FMEA is a qualitative reasoning approach best suited for reviews of mechanical and electrical hardware systems. The FMEA technique (1) considers how the failure modes of each system component can result in system performance problems and (2) ensures that appropriate safeguards against such problems are in place. A quantitative version of FMEA is known as failure modes, effects, and criticality analysis (FMECA).
Brief summary of characteristics
Most common uses
Limitations of FMEA
Although the FMEA methodology is highly effective in analyzing various system failure modes, this technique has four limitations:
Examination of human error is limited. A traditional FMEA uses potential equipment failures as the basis for the analysis. All of the questions focus on how equipment functional failures can occur. A typical FMEA addresses potential human errors only to the extent that human errors produce equipment failures of interest. Misoperations that do not cause equipment failures are often overlooked in an FMEA.
Focus is on single-event initiators of problems. A traditional FMEA tries to predict the potential effects of specific equipment failures. These equipment failures are generally analyzed one by one, which means that important combinations of equipment failures may be overlooked.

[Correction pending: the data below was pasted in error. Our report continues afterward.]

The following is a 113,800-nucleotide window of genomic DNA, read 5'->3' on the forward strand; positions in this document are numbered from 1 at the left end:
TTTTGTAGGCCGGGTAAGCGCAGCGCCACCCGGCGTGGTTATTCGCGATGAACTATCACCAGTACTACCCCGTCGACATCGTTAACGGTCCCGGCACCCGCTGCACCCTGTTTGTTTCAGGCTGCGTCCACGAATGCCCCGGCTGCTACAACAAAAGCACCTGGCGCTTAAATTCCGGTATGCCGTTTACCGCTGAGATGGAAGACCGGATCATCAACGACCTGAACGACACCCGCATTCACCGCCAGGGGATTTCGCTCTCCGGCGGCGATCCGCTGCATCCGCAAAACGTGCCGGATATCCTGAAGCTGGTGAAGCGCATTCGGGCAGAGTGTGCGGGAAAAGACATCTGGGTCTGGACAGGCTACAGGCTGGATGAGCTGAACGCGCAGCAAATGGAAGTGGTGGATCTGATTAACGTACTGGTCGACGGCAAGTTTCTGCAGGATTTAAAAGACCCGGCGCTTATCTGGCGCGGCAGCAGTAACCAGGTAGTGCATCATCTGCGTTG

Examination of external influences is limited. A typical FMEA addresses potential external influences (environmental conditions, system contamination, external impacts, etc.) only to the extent that these events produce equipment failures of interest. External influences that directly affect vessel safety, port safety, and crew safety are often overlooked in an FMEA if they do not cause equipment failures.
Results are dependent on the mode of operation. The effects of certain equipment failure modes often vary widely, depending on the mode of system operation. For example, the steering system on a vessel is of little importance while the vessel is docked and is unloading cargo. A single FMEA generally accounts for possible effects of equipment failures only during one mode of operation or a few closely related modes of operation. More than one FMEA may, therefore, be necessary for a system that has multiple modes of operation.
Source: USCG Risk-based Decision-making (RBDM) Guidelines.
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